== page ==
|Pandey et al., 2018|
|Engagement with the arts||Kamala Easwaran (India), Yog Japee, Tasneem Raja||Hacking et al., 2008|
|Exposure: facing one’s fears in a planned manner||Jennie Hudson (Australia), Ron Rapee, Viv Wuthrich, Cathy Creswell||Plaisted et al., 2020|
|Gut microbiome: improving gut microbiome function||Kathrin Cohen Kadosh (UK), Jennifer Lau, Glenn Gibson||Liu et al., 2019|
|Helpful attentional and interpretational thinking patterns||Jennifer Lau (UK), Victoria Pile, Colette Hirsch||Bagianti et al., 2020|
|Hopefulness: learning to be more hopeful||Clio Berry (UK), Jo Hodgekins, David Fowler||Esteves et al., 2013|
|Loneliness reduction||Ellie Pearce (UK), Roz Shafran, Gerhard Andersson||Ma et al., 2020|
|Mental imagery: helpful use of emotional mental imagery||Victoria Pile (UK), Jennifer Lau, Emily Holmes|
|Neighbourhood cohesion: increased neighbourhood social connection||Josefien Breedvelt (Netherlands), Claudi Bockting, Claire Niedzwiedz||Kingsbury et al., 2015|
|Tracey Wade (Australia), Sarah Egan, Roz Shafran||Egan et al., 2011|
|Physical activity: more bodily movement||Alan Bailey (Australia), Alexandra Parker, Rosemary Purcell||Bailey et al., 2018|
Daniel Michelson (UK), Vikram Patel, Bruce Chorpita
Karolin Krause (Canada), Darren Courtney, Peter Szatmari
Robyn Mildon (Australia), Jane Lewis, Bryce D. McLeod, Kristina Metz
|Reduced levels of inflammation in the body||Lianne Schmaal (Australia), Yara Toenders||Milaneschi et al., 2020|
|Relaxation techniques: better stress response via relaxation||Syed Usman Hamdani (Pakistan), Ahmed Waqas, Atif Rahman||Caldwell et al., 2019|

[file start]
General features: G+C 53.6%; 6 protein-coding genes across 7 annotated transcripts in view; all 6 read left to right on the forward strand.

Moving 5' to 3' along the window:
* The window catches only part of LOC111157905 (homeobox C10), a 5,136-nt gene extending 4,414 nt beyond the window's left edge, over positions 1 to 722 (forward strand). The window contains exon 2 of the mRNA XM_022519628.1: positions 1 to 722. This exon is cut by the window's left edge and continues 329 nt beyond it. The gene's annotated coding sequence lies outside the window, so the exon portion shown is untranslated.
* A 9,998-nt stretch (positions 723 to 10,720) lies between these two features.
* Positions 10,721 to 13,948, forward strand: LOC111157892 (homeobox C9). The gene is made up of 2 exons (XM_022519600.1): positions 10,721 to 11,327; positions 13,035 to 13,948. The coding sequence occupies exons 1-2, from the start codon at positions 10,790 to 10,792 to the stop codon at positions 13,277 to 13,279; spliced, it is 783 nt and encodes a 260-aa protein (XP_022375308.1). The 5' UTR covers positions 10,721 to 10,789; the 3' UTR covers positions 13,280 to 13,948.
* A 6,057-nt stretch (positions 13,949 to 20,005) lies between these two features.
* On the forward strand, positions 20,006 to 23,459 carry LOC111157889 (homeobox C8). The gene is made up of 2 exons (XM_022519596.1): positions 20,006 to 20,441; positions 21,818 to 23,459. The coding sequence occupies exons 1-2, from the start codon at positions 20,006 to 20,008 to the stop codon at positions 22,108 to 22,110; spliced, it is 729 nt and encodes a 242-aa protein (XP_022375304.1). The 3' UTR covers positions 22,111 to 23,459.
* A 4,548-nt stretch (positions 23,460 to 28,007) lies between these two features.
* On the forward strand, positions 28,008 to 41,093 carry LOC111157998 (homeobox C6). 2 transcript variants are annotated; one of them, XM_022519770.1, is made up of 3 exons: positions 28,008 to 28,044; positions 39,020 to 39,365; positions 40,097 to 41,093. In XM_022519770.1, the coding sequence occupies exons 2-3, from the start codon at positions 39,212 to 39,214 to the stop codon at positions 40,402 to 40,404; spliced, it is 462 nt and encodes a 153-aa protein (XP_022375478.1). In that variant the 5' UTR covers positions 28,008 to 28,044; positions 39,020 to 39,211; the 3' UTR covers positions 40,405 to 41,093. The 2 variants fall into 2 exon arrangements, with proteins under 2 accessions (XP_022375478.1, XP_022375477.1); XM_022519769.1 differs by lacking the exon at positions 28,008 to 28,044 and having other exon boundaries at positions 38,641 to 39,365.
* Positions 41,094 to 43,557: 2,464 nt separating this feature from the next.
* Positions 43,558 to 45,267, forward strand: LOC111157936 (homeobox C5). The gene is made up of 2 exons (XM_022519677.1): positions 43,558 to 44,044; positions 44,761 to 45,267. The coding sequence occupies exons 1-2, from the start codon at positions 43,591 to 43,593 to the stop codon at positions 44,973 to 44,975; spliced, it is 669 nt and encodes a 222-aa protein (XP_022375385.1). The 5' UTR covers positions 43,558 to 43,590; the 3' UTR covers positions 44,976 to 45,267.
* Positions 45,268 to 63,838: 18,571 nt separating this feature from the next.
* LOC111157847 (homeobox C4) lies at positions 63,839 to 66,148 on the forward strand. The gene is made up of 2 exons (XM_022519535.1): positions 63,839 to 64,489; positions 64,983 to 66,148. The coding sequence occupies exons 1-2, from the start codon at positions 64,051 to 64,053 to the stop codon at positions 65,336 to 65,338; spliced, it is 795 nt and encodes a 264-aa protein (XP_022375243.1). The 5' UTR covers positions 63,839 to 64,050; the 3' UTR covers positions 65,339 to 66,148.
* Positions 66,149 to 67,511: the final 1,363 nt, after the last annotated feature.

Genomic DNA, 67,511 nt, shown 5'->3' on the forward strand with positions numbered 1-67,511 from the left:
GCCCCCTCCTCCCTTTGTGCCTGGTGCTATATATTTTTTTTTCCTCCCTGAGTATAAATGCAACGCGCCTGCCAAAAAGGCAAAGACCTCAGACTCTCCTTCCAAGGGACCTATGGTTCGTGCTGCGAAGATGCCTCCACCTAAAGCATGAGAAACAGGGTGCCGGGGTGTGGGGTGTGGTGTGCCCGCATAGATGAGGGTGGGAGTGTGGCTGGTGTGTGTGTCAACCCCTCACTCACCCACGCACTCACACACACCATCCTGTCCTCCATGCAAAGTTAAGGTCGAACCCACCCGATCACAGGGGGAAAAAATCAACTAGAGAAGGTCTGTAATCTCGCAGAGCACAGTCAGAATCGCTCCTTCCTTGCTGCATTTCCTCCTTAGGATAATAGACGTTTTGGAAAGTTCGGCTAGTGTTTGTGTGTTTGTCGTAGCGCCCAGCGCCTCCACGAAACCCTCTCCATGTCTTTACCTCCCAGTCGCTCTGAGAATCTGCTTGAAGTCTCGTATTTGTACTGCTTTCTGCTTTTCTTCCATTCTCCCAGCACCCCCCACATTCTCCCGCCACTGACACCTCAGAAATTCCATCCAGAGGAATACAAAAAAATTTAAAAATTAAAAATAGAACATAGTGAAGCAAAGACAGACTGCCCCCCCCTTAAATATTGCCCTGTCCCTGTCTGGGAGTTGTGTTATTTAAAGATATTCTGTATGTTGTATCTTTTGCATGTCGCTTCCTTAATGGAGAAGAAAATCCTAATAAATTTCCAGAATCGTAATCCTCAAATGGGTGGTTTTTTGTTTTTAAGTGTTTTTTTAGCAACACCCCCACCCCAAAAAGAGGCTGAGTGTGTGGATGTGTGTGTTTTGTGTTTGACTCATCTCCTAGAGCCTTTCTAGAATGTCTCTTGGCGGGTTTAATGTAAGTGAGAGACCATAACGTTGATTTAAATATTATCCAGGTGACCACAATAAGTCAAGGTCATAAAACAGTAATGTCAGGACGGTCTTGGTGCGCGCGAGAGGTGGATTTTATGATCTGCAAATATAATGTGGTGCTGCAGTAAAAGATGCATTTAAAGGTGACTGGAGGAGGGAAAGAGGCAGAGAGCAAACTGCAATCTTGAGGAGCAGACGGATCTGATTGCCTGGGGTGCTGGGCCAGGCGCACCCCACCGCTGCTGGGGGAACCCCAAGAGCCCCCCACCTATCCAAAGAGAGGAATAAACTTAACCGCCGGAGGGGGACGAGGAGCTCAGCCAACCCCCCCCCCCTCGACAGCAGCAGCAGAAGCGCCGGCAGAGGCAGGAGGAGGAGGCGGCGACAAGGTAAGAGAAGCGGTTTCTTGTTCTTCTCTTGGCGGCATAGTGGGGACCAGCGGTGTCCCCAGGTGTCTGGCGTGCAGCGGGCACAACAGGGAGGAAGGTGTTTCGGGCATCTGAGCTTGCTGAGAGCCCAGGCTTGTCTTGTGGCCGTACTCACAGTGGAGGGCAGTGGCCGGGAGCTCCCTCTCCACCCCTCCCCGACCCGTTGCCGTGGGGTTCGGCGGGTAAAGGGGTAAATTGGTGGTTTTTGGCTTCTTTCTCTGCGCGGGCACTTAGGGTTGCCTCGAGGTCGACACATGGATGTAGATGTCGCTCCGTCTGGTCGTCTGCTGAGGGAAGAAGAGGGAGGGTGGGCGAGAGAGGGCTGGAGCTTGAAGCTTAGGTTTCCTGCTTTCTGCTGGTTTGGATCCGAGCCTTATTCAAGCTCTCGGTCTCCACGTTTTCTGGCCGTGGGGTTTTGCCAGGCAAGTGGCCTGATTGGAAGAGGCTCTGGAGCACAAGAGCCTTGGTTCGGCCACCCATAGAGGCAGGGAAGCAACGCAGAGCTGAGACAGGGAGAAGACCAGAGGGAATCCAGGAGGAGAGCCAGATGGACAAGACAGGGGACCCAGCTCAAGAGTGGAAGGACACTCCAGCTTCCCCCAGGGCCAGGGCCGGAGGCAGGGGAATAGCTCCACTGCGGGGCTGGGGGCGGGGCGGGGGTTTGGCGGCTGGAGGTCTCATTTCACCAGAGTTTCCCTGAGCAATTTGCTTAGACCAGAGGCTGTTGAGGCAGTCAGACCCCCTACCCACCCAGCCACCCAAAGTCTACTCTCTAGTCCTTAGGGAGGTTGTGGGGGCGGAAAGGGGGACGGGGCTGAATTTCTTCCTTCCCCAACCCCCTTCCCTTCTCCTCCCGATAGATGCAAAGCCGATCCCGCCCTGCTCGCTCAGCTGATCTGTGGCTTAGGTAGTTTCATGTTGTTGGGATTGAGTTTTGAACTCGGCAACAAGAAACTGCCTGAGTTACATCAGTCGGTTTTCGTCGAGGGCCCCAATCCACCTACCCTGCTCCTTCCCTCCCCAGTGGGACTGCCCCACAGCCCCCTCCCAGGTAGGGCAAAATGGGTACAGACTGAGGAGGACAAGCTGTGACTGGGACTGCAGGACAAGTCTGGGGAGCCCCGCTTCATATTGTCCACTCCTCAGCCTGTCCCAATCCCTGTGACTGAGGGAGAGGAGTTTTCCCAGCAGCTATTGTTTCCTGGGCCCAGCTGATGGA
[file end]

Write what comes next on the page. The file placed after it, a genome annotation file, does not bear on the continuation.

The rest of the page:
|Repetitive negative thinking reduction||Imogen Bell (Australia), Mario Alvarez-Jimenez, John Gleeson||Monteregge et al., 2020|
|Selective serotonin reuptake inhibitors: use of antidepressants||Cath Harmer (UK), Susannah Murphy, Argyris Stringaris, Liliana Capitão||Cousins & Goodyer, 2015|
|Self-compassion||Sarah Egan (Australia), Clare Rees, Amy Finlay-Jones||Ferrari et al., 2019|
|Self-evaluation: improved view of self||Faith Orchard (UK), Laura Pass, Brioney Gee, Tim Clarke||Orchard et al., 2019|
|Sense of mattering||Dean Ho (Singapore), Matt Oon, Theodore Kee|
|Social relationships: facilitating improvements in social relationships||Paul Badcock (Australia), Kate Filia||Duffy et al., 2019|
|Urban access to green space||Issy Bray (UK), Danielle Sinnett, Faith Martin||Houlden et al., 2018|
|Active ingredient||Team||Key reference|
|Agency: developing a sense of agency through social action||Mariana Steffen (Brazil), Paul Heritage, Jennifer Lau||Kirkman et al., 2015|
|Collaborative goal setting and tracking||Jenna Jacob (UK), Inga Spuerck, Milos Stankovic||Feltham et al., 2018|
|Communication in families||Pete Lawrence (UK), Marian Bakermans-Kranenburg, Pasco Fearon||Lawrence et al., in press|
Cultural connection: connection with one’s own culture
|Nicole Anne D’souza (Canada), Srividya Iyer, Jaswant Guzder||Jongen et al., 2020|
|Emotional controllability: beliefs about the extent to which emotions are controllable||Matt Somerville (UK), Iris Mauss, Amy Harrison||Ford & Gross, 2018|
|Emotional granularity: improved ability to characterise emotional experiences||Darren Dunning (UK), Marc Bennett, Tim Dalgleish||Barrett, 2006|
|Family support||Zill-e-Huma (Pakistan), Syed Usman Hamdani, Amy Finlay-Jones||Pedersen et al., 2019|
|Grief reduction: use of strategies to target feelings of grief||Lauren Breen (Australia), Sarah Egan, Clare Rees||Simbi et al., 2020|
|Hippocampal neurogenesis: growth of new neurons in the hippocampal region of the brain||Alessandra Borsini (UK), Maura Boldrini||Anacker & Hen, 2017|
|Mental health literacy and psychoeducation||
Darya Gaysina (UK), Daniel Michelson, Wezi Mhango
Sandesh Dhakal (Nepal), Felipe Botero Rodriguez (Colombia), Jennifer Lau
|Wei et al., 2013|
|Omega-3 supplements||Natalie Reily (Australia), Samantha Tang, Helen Christensen||Zhang et al., 2019|
|Peer support: support from a peer who has experienced anxiety and/or depression||Magenta Simmons (Australia), Ellie Brown, Sarah Bostock||King & Simmons, 2018|